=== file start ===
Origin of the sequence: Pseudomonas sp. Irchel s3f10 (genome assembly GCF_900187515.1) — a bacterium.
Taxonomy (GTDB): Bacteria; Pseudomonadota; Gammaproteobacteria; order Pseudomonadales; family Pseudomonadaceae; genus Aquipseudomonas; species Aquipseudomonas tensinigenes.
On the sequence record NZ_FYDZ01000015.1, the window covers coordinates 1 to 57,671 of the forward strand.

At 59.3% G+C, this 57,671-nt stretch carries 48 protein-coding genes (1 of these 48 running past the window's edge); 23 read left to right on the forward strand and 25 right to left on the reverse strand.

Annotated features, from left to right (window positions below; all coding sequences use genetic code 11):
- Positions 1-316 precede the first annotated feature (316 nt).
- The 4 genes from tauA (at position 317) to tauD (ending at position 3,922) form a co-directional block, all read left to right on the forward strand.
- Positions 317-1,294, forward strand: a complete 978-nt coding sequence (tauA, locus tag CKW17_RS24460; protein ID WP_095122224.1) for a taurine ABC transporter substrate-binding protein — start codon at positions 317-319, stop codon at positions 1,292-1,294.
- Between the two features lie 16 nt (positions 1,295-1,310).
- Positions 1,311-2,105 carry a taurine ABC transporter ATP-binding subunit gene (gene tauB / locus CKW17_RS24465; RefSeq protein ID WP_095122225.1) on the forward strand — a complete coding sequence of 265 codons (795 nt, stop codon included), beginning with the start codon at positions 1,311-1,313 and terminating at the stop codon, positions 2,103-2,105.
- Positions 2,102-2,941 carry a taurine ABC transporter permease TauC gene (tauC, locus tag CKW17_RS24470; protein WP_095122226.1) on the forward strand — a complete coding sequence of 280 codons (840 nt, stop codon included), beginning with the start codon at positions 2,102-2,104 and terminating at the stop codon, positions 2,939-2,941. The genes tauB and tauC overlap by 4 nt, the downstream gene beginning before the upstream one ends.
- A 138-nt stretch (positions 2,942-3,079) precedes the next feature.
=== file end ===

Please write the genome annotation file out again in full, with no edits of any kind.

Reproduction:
Origin of the sequence: Pseudomonas sp. Irchel s3f10 (genome assembly GCF_900187515.1) — a bacterium.
Taxonomy (GTDB): Bacteria; Pseudomonadota; Gammaproteobacteria; order Pseudomonadales; family Pseudomonadaceae; genus Aquipseudomonas; species Aquipseudomonas tensinigenes.
On the sequence record NZ_FYDZ01000015.1, the window covers coordinates 1 to 57,671 of the forward strand.

At 59.3% G+C, this 57,671-nt stretch carries 48 protein-coding genes (1 of these 48 running past the window's edge); 23 read left to right on the forward strand and 25 right to left on the reverse strand.

Annotated features, from left to right (window positions below; all coding sequences use genetic code 11):
- Positions 1-316 precede the first annotated feature (316 nt).
- The 4 genes from tauA (at position 317) to tauD (ending at position 3,922) form a co-directional block, all read left to right on the forward strand.
- Positions 317-1,294, forward strand: a complete 978-nt coding sequence (tauA, locus tag CKW17_RS24460; protein ID WP_095122224.1) for a taurine ABC transporter substrate-binding protein — start codon at positions 317-319, stop codon at positions 1,292-1,294.
- Between the two features lie 16 nt (positions 1,295-1,310).
- Positions 1,311-2,105 carry a taurine ABC transporter ATP-binding subunit gene (gene tauB / locus CKW17_RS24465; RefSeq protein ID WP_095122225.1) on the forward strand — a complete coding sequence of 265 codons (795 nt, stop codon included), beginning with the start codon at positions 1,311-1,313 and terminating at the stop codon, positions 2,103-2,105.
- Positions 2,102-2,941 carry a taurine ABC transporter permease TauC gene (tauC, locus tag CKW17_RS24470; protein WP_095122226.1) on the forward strand — a complete coding sequence of 280 codons (840 nt, stop codon included), beginning with the start codon at positions 2,102-2,104 and terminating at the stop codon, positions 2,939-2,941. The genes tauB and tauC overlap by 4 nt, the downstream gene beginning before the upstream one ends.
- A 138-nt stretch (positions 2,942-3,079) precedes the next feature.